Little Girl
     
    Last edited: Nov 8, 2011
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  25. Fedace

    Fedace Banned

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    was this jock girl hot ?
     
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  26. Timbo's hopeless slice

    Timbo's hopeless slice Hall of Fame

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    did you really go to Stanford?
     
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  27. dizzlmcwizzl

    dizzlmcwizzl Hall of Fame

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    maybe 30 + years ago ...

    My understanding was that she was an all american at some small college in some other sport (softball ?). Took up tennis after school and has spent some time as a 5.0.

    Currently, she is a somewhat portly older woman who hits every ball she gets to exactly where she wants it to go.

    So I would not say hot ... but very good for sure.
     
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  28. burosky

    burosky Professional

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    Just keep your head up. There is a reason why you got bumped to 4.5. There's no telling how many matches it will take but eventually, you will play a match where you will feel you "belong". When that happens things will start clicking for you.
     
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  29. jhick

    jhick Semi-Pro

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    I think I know the guy your referring to. He is currently playing in 5.0 league, but is still computer rated 4.5. I remember a guy from my nationals 4.5 team beating him fairly soundly twice in 09. Then he told us afterwards that the guy he played was friends with and hit with some of the U of M players.
     
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  30. SlapShot

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    Looks like your player was one of the only ones to beat him in 2009. I thought he had a 5.0 computer rating for 2012, but looks like he's still at 4.5.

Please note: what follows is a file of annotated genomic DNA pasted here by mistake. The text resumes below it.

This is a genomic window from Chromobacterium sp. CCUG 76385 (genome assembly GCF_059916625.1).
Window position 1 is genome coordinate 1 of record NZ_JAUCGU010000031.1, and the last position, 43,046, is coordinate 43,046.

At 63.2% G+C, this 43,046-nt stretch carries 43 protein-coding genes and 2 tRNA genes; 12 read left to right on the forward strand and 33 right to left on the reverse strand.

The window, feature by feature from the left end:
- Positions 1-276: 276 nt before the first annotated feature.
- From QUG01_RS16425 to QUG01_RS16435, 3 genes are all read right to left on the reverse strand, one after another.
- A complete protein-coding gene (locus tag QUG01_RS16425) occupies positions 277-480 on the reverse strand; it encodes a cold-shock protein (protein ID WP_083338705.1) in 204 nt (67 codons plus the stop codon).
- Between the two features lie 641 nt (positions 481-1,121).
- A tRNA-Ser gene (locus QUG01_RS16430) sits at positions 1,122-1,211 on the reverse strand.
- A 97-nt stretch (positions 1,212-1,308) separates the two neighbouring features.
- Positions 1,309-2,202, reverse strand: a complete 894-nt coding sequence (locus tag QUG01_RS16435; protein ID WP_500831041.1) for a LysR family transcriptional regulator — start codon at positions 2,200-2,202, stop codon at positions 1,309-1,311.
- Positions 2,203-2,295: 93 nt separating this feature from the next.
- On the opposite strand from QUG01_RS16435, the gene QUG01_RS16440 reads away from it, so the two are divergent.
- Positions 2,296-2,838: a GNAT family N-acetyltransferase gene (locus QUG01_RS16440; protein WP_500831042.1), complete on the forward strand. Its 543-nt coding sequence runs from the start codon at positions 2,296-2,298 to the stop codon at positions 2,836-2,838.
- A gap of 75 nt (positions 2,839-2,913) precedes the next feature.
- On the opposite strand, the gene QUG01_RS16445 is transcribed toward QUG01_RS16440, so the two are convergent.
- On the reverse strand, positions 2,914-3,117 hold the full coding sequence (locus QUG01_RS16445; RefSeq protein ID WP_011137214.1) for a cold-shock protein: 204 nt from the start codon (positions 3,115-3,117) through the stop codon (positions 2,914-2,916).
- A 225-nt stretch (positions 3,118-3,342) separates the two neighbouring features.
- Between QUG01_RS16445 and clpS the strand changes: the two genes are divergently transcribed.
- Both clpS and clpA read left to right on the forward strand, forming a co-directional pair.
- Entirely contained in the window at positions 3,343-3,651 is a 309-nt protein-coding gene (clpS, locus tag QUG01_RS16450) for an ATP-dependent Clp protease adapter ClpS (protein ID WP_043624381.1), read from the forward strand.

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  31. MNPlayer

    MNPlayer Semi-Pro

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    Weird, I know he got bumped, he told me himself :) But maybe that was early start... Anyway he should be a 5.0 with his results.
     
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  32. jhick

    jhick Semi-Pro

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    Yeah, the guy on our team was/is a young, solid 4.5 player who like me was briefly bumped to 5.0 after our nationals run in 2009. Looks like he's currently 5.0 according to the computer, but I think he was able to play 4.5 after the initial bump up.
     
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  33. jhick

    jhick Semi-Pro

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    Looking at his results, he would pretty much get smoked by any decent 5.0 in singles. He might have a chance to be competitive with some borderline 5.0's or good 4.5 players playing up.
     
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  34. SlapShot

    SlapShot Hall of Fame

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    He definitely got smoked by Tony, but there have been 5.0 players who got smoked by Tony. :)
     
    #34
  35. jhick

    jhick Semi-Pro

    Joined:
    Jul 2, 2010
    Messages:
    549
    Location:
    MN
    Yeah, I'm not referring to Tony, more along the lines of former Gustavus players, older open level players, recently graduated top HS players, etc.
     
    Last edited: Nov 9, 2011
    #35
  36. Fedace

    Fedace Banned

    Joined:
    Dec 10, 2006
    Messages:
    23,292
    Location:
    San Diego, CA
    they should make all advanced mixed doubles have a requirement. All women players must be 30 or younger
     
    #36